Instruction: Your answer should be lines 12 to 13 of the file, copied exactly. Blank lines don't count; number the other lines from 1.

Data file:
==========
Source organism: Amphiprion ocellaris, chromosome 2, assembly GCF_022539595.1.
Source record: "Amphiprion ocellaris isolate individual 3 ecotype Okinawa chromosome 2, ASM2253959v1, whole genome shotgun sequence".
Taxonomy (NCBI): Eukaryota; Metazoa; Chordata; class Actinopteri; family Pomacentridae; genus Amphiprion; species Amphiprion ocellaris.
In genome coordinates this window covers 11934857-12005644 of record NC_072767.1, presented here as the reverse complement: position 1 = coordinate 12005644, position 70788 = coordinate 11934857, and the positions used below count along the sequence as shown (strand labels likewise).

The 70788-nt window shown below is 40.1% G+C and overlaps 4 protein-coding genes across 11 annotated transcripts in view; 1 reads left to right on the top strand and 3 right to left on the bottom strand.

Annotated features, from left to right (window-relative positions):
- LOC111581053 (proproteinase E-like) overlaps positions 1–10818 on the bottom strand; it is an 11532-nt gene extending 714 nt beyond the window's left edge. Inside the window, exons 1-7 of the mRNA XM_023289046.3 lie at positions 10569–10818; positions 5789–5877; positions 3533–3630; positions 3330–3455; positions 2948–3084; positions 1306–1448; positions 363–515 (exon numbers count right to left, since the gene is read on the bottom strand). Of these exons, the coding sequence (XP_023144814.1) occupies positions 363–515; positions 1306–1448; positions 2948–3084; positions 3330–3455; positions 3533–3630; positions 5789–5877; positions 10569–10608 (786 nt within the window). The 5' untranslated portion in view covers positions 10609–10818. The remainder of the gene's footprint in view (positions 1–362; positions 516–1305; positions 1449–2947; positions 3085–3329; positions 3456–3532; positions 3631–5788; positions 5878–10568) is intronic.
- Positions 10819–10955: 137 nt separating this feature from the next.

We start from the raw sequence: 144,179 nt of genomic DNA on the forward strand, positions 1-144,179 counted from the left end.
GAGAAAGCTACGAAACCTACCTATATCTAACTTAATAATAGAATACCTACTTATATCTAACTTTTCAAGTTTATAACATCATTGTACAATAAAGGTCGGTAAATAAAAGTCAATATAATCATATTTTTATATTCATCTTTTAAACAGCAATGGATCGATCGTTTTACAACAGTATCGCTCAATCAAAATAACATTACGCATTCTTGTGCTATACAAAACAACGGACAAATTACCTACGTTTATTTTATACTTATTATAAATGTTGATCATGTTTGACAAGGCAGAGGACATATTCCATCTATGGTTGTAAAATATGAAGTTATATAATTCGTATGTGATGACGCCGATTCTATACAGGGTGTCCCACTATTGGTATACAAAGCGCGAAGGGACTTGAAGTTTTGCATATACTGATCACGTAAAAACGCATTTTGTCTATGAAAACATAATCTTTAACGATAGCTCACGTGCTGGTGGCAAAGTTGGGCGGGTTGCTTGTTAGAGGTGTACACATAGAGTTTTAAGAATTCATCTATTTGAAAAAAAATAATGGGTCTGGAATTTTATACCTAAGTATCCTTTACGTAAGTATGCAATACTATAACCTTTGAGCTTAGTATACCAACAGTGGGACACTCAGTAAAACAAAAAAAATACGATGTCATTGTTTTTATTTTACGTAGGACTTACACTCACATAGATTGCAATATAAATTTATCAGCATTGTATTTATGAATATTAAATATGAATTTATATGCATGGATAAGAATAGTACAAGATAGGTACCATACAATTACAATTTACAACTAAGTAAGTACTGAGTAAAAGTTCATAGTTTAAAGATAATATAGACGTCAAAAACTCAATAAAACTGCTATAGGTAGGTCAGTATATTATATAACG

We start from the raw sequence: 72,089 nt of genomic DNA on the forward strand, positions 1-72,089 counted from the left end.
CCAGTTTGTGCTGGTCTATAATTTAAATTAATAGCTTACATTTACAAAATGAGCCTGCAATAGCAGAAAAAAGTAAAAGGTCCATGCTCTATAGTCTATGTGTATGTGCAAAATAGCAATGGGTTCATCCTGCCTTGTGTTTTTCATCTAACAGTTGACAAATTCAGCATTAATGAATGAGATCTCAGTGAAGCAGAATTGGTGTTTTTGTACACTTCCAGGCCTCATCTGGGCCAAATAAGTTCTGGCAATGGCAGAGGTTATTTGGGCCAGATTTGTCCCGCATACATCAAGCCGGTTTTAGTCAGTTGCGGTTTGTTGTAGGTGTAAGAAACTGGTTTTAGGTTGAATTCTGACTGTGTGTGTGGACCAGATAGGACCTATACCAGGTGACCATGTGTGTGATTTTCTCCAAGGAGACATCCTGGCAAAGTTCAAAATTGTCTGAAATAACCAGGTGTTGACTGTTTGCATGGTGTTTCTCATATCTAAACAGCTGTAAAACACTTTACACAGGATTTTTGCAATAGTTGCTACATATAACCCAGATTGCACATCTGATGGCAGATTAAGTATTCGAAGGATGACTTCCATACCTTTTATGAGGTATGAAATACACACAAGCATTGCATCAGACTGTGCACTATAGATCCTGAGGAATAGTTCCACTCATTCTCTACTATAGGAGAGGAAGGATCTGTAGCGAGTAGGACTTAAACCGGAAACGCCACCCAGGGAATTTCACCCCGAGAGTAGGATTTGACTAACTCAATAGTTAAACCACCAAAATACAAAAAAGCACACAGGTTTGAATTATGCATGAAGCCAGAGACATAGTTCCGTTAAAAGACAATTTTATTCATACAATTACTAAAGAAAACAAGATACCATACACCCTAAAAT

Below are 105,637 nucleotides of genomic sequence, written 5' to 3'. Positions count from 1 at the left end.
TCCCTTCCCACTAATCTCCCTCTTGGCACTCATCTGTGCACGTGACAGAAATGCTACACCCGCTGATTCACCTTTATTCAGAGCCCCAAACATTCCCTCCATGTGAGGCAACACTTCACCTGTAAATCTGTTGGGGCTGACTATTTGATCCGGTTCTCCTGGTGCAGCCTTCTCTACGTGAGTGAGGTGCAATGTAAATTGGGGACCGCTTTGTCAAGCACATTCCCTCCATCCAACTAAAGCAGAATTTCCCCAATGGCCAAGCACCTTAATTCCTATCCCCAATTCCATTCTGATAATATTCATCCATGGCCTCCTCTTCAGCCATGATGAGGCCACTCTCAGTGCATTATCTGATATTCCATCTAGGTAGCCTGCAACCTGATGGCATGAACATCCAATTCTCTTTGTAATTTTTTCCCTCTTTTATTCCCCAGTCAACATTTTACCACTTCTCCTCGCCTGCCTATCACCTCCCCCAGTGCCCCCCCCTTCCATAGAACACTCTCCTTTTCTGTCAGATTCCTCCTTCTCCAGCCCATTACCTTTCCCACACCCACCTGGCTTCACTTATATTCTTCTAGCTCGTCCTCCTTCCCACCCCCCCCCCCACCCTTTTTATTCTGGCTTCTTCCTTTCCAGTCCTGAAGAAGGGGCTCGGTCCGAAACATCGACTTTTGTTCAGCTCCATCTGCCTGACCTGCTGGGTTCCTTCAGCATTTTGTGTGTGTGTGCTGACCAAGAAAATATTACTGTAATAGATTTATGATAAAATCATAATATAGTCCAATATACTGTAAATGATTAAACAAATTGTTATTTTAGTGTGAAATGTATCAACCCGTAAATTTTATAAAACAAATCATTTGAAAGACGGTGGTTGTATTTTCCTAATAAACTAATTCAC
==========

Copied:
CCAGTTTGTGCTGGTCTATAATTTAAATTAATAGCTTACATTTACAAAATGAGCCTGCAATAGCAGAAAAAAGTAAAAGGTCCATGCTCTATAGTCTATGTGTATGTGCAAAATAGCAATGGGTTCATCCTGCCTTGTGTTTTTCATCTAACAGTTGACAAATTCAGCATTAATGAATGAGATCTCAGTGAAGCAGAATTGGTGTTTTTGTACACTTCCAGGCCTCATCTGGGCCAAATAAGTTCTGGCAATGGCAGAGGTTATTTGGGCCAGATTTGTCCCGCATACATCAAGCCGGTTTTAGTCAGTTGCGGTTTGTTGTAGGTGTAAGAAACTGGTTTTAGGTTGAATTCTGACTGTGTGTGTGGACCAGATAGGACCTATACCAGGTGACCATGTGTGTGATTTTCTCCAAGGAGACATCCTGGCAAAGTTCAAAATTGTCTGAAATAACCAGGTGTTGACTGTTTGCATGGTGTTTCTCATATCTAAACAGCTGTAAAACACTTTACACAGGATTTTTGCAATAGTTGCTACATATAACCCAGATTGCACATCTGATGGCAGATTAAGTATTCGAAGGATGACTTCCATACCTTTTATGAGGTATGAAATACACACAAGCATTGCATCAGACTGTGCACTATAGATCCTGAGGAATAGTTCCACTCATTCTCTACTATAGGAGAGGAAGGATCTGTAGCGAGTAGGACTTAAACCGGAAACGCCACCCAGGGAATTTCACCCCGAGAGTAGGATTTGACTAACTCAATAGTTAAACCACCAAAATACAAAAAAGCACACAGGTTTGAATTATGCATGAAGCCAGAGACATAGTTCCGTTAAAAGACAATTTTATTCATACAATTACTAAAGAAAACAAGATACCATACACCCTAAAAT

Below are 105,637 nucleotides of genomic sequence, written 5' to 3'. Positions count from 1 at the left end.